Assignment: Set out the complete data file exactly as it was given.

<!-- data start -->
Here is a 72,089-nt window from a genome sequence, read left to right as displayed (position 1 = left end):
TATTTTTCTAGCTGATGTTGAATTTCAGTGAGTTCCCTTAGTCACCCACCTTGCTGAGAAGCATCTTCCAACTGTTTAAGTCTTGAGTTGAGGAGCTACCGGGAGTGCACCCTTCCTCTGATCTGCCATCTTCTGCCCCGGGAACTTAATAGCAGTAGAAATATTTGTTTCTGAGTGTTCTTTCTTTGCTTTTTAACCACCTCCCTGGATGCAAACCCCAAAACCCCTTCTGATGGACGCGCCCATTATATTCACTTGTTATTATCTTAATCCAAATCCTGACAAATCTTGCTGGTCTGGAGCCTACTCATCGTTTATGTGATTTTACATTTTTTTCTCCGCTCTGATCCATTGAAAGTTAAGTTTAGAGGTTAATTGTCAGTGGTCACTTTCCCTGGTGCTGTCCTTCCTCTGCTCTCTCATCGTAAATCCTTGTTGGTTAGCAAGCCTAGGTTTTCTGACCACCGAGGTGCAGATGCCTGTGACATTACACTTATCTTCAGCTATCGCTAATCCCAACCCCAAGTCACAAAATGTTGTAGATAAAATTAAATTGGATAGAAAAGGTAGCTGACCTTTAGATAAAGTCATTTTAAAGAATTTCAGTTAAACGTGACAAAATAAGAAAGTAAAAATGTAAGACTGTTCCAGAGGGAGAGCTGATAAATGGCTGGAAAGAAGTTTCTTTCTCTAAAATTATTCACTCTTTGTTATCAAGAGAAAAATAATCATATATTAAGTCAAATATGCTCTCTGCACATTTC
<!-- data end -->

Here is a 72,089-nt window from a genome sequence, read left to right as displayed (position 1 = left end):
TATTTTTCTAGCTGATGTTGAATTTCAGTGAGTTCCCTTAGTCACCCACCTTGCTGAGAAGCATCTTCCAACTGTTTAAGTCTTGAGTTGAGGAGCTACCGGGAGTGCACCCTTCCTCTGATCTGCCATCTTCTGCCCCGGGAACTTAATAGCAGTAGAAATATTTGTTTCTGAGTGTTCTTTCTTTGCTTTTTAACCACCTCCCTGGATGCAAACCCCAAAACCCCTTCTGATGGACGCGCCCATTATATTCACTTGTTATTATCTTAATCCAAATCCTGACAAATCTTGCTGGTCTGGAGCCTACTCATCGTTTATGTGATTTTACATTTTTTTCTCCGCTCTGATCCATTGAAAGTTAAGTTTAGAGGTTAATTGTCAGTGGTCACTTTCCCTGGTGCTGTCCTTCCTCTGCTCTCTCATCGTAAATCCTTGTTGGTTAGCAAGCCTAGGTTTTCTGACCACCGAGGTGCAGATGCCTGTGACATTACACTTATCTTCAGCTATCGCTAATCCCAACCCCAAGTCACAAAATGTTGTAGATAAAATTAAATTGGATAGAAAAGGTAGCTGACCTTTAGATAAAGTCATTTTAAAGAATTTCAGTTAAACGTGACAAAATAAGAAAGTAAAAATGTAAGACTGTTCCAGAGGGAGAGCTGATAAATGGCTGGAAAGAAGTTTCTTTCTCTAAAATTATTCACTCTTTGTTATCAAGAGAAAAATAATCATATATTAAGTCAAATATGCTCTCTGCACATTTC